Eating disorders can have a fundamental impact on relationships. It can be destructive, harmful, lashing out and limiting. All relationships require energy, time, commitment, and a give and take approach. In those with eating disorders, energy levels are already low, and focus is on food, exercise, body shape/size, and weight. On average, individuals carry eating disorders for 16 years, and almost 60% are not married nor had a social relationship .
Love and Marriage and ED
In relationships, whether friendship or romantic, when an eating disorder emerges, it begins to change the personality and qualities of the suffering.
The person will start to isolate and slowly push all loved ones out until it is just them and the eating disorder.
Any type of confrontation, compassion, or support to help the sufferer is seen as a threat to the eating disorder, and the sufferer will retreat further into their symptoms to cope.
In many long-term relationships, the roles may shift to a patient-caregiver role which can disrupt the healthy balance of mutual support. It can also lead to unhealthy and stressful or dependant attachments .
Sexual intimacy is also challenging for the person with the eating disorder. In many, there is a reduction in libido and distorted body image which can lead to self-loathing. Often they do not want others seeing their body or seem them as attractive. 90% of thoughts, feelings, and energy goes into the eating disorder, leaving little room for intimacy .
Being in a relationship means needing someone to trust to be there for them, to put them first, and to weather the storms with someone. Healthy relationships typically consist of “Me, You, and Us” .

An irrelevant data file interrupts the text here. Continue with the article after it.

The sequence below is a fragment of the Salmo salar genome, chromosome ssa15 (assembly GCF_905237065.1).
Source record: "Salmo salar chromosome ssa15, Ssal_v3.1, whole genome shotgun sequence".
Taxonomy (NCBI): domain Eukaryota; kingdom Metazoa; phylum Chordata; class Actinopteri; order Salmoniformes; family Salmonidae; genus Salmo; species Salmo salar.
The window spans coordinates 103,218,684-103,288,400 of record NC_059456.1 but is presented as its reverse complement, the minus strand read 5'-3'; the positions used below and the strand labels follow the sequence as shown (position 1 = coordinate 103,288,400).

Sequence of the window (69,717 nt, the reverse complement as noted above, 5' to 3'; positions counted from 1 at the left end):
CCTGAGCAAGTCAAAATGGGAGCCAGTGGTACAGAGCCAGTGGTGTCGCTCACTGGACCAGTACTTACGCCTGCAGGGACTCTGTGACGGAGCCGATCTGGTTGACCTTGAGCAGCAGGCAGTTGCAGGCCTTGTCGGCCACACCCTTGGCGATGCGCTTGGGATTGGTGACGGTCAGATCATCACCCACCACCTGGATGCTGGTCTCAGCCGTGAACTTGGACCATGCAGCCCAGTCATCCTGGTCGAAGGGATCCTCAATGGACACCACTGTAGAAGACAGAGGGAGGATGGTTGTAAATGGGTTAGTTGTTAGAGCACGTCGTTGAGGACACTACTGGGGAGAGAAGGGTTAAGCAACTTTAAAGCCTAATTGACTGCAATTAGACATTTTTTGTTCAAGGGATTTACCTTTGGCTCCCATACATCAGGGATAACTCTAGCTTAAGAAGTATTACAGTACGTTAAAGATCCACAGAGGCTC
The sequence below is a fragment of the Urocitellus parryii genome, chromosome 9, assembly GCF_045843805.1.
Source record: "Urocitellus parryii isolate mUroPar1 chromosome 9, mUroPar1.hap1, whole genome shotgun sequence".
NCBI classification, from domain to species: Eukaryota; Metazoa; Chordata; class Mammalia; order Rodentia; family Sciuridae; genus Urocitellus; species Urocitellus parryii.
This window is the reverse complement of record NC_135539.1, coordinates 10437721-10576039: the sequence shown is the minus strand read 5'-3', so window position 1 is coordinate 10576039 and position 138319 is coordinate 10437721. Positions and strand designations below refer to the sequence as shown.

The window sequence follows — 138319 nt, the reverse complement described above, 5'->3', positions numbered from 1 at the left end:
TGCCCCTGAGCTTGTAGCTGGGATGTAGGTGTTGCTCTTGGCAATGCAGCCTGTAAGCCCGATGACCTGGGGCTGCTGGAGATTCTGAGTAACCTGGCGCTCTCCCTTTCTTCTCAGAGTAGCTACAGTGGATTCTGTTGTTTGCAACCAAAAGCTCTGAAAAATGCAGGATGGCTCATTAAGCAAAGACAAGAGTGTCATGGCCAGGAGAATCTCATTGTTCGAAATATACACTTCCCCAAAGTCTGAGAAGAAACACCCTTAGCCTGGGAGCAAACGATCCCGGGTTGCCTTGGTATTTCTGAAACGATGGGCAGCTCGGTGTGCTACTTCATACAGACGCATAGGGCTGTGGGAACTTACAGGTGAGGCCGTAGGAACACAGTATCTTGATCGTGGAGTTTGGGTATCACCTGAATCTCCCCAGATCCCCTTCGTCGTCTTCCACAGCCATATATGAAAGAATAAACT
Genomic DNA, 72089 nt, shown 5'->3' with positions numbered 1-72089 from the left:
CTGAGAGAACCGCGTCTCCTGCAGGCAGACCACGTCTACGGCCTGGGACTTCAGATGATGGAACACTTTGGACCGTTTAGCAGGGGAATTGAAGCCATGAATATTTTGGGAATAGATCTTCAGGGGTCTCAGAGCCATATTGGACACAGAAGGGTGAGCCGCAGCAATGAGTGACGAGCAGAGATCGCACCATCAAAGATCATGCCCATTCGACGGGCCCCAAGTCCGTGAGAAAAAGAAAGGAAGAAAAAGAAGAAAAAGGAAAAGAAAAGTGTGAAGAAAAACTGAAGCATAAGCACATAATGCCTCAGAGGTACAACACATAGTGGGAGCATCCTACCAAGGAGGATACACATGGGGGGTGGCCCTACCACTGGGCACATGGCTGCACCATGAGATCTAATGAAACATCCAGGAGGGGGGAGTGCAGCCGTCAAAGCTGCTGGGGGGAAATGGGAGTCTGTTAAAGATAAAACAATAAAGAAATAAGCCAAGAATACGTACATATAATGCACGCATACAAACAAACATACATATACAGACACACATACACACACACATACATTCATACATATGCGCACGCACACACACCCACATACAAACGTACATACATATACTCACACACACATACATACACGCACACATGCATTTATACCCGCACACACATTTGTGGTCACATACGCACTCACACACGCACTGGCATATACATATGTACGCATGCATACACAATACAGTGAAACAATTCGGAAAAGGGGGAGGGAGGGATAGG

Eating disorders can chip away at this dynamic and leave the eating disorder as the center of the relationship. Being able to find ways through the recovery process and treatment to be able to be there for each other is key to feel safe, secure, and loved.
You Are in The Circle of Trust
Research has shown that a close relationship with a partner can positively affect recovery from an eating disorder . Understanding that there are cognitive challenges with the person struggling with an eating disorder is essential.
It can help with knowing what to be able to expect or not in the relationship during the recovery process.
It is crucial within the relationship to be able to engage in activities outside of the eating disorder to strengthen the relationship. Whether self-nurturing in nature or a group activity being able to get away, or involved in something that both of you can enjoy, it is essential to connect with someone else.
It can be meeting up with friends or family, doing a painting party, taking a walk in nature, or seeing a movie. Getting into activities that do not involve food, body, or weight talk is so important in the recovery process.
Asking how your partner can be supported when struggling with an eating disorder is imperative. Reminding them that you are their team can help your partner feel connected and safe to open up about the eating disorder and fears.
Working with your partner to be able to get into group therapy, individual therapy, or couples therapy for the eating disorder is vital if they are not already engaged in treatment.
Often various mental illness or past traumas are involved in the ongoing need for the disorder and getting treatment from professionals that understand this can help start the recovery road.
It can help to clarify with each other the roles within the relationship, what to expect from each other, and needs of each other. Some couples choose to do this within the safety of couples therapy if they feel unable to come to a resolution on their own.
Being able to set structure around daily activities and supportive tools can help with boundary and role setting. Learning to have consistency and coping skills to help with eating disorder symptoms is also vital.
Knowing that the non-eating disorder partner also has feelings, needs, and a voice is okay. Seeking treatment for them can be beneficial during the recovery process.